Friday, August 21, 2015

Rise for The Fall

President Donald Trump. Global Warming. The Pew Report.  Pessimism could abound.

How do you keep your spirits up to begin another year? Where do you get a rise to begin the fall? For me, the answer most certainly includes "with a little help from my friends." I don’t mean just the emotional part. I also mean that my friends spark new ideas. Thanks Evie Rotstein, long time friend and idea sparker, who shared worthy takeaways from her time with Parker Palmer at 

At Evie's suggestion, I ordered two books to fuel Education Under Re-construction:
Before the drone delivers, I'm thinking about another article Evie sent, written by two Harvard Divinity School students:
How We Gather: A New Report on Non-Religious Community:
Insights from the article about a generation that “...reject(s) conventional religious affiliation, while not entirely giving up their religious feelings” (Putnam & Campbell) include:
  • Young people are yearning.
  • Young people, in response to the void they see, create their own spaces to explore those yearnings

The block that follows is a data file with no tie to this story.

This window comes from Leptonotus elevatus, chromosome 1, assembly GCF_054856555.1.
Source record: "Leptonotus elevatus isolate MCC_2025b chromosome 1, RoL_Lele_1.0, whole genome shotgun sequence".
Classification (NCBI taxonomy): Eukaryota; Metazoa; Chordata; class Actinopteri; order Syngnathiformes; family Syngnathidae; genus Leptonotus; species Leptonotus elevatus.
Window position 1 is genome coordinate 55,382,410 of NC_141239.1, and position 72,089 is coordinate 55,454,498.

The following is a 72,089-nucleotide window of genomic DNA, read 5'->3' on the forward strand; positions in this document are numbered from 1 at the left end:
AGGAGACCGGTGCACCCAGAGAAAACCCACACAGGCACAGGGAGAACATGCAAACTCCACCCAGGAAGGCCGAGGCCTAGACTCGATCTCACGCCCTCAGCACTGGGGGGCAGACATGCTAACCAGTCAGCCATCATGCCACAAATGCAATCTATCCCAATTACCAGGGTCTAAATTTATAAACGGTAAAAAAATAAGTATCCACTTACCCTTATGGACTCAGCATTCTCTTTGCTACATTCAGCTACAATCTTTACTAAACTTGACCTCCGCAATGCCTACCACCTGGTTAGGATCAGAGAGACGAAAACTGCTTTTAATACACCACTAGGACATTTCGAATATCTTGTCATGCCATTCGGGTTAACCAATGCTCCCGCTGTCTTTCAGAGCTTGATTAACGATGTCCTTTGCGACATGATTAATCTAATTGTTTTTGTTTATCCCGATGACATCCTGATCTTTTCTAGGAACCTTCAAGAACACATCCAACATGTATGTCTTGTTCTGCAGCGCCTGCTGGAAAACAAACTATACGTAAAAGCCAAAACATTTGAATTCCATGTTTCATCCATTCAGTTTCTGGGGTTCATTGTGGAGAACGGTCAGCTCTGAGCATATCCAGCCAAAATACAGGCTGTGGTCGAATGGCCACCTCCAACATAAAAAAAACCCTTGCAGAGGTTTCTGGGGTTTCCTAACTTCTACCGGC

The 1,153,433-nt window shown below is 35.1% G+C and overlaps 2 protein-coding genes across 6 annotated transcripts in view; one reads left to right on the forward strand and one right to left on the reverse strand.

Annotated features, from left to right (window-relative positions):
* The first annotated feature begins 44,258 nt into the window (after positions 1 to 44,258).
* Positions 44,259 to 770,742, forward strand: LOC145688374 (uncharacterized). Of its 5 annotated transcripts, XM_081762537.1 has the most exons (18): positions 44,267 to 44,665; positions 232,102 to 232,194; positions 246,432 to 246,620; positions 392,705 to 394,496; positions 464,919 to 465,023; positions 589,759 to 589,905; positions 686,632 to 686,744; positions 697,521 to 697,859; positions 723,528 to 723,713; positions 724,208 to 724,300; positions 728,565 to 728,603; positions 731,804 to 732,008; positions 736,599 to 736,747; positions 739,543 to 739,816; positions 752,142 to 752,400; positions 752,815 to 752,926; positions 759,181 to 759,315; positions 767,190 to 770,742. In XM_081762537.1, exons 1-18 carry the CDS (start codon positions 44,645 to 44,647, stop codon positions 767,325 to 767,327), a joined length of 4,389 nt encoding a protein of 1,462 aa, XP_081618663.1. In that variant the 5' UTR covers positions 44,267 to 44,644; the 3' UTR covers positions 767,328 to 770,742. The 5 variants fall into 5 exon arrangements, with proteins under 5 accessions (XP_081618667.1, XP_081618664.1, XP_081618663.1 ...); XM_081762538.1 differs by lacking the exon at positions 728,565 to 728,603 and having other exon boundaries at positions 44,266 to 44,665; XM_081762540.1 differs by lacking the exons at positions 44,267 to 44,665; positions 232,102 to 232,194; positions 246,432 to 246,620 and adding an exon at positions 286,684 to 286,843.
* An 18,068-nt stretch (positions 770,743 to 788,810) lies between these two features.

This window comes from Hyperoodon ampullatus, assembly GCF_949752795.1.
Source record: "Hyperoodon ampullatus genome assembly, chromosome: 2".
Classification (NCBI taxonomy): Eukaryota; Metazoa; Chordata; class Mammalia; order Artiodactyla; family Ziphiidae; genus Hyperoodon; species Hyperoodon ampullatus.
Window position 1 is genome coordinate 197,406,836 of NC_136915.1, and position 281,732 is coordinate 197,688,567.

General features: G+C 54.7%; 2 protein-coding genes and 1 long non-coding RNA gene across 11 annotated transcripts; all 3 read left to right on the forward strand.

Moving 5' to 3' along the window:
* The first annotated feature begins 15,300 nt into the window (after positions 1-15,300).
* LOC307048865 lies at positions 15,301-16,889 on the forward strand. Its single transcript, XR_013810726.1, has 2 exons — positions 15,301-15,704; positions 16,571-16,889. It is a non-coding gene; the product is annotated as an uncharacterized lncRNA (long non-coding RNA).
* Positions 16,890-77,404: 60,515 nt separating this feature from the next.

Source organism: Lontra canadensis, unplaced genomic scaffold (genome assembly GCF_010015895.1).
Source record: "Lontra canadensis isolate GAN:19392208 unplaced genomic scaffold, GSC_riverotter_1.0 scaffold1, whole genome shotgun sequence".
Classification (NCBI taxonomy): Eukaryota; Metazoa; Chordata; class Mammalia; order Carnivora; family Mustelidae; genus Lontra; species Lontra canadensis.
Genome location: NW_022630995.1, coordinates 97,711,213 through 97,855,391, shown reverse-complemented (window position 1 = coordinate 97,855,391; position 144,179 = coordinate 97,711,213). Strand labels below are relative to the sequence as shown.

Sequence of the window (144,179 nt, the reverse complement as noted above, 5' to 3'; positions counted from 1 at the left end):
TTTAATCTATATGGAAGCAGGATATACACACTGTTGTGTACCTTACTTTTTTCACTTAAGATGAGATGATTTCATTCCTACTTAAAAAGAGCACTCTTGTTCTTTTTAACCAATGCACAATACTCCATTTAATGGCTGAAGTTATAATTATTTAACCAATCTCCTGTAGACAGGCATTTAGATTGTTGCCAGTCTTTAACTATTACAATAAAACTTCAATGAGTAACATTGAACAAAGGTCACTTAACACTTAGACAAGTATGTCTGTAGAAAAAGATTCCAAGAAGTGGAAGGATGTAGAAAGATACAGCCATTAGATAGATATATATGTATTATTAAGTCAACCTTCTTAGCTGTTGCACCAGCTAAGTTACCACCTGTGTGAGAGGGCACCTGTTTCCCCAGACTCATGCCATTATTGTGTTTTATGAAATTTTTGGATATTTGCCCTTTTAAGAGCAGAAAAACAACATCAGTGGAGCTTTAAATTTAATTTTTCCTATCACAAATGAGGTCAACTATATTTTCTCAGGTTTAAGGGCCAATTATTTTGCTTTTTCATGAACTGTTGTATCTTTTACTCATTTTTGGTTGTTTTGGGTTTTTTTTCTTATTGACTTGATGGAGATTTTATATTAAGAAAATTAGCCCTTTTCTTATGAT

• These new spaces, like SoulCycle, Camp Grounded and The November Project,  are characterized by some combination of community, personal transformation, social transformation, purpose finding, creativity, and surprising to me--accountability. 
The article highlights the new landscape created by young people for young people. 
These groups encourage friendship, promote neighborhood welfare, and spread messages for the betterment of individuals and society.  Notably, they mirror the values and missions of religious organizations, but use a secular vocabulary to describe their work.

I'm wondering:
  • What are the ways we give voice to young people's yearnings? 
  • What are the ways we foment young people's creativity to build the spaces for their yearnings?
  • How do we create the conversation between secular vocabulary and Jewish vocabulary? 
  • What would it look like if we threw out every piece of pre-written curriculum and began the year with these questions? 
Would love to hear your thoughts. Always looking for a little help from my friends to get a rise for the fall.



  1. I would also like to suggest another wonderful book by the millennial Erin Lane who just published "Lessons in Belonging: From a church-going commitment phobe."
    Erin who works for the Parker Palmer non- profit institute, Center for Courage and Renewal, as an assistant program director for clergy and congregational leaders. Erin thinks deeply about the issues facing this generation.and explores the issues of belonging. Among millennials, she says, "belonging is a lost art. It's not simply that we've chosen not to belong. It's that we've forgotten how".

  2. Wow. That is quite a statement. I wonder what millennials say about that. ok, one more book to order! thank you for the lead to understand very complex times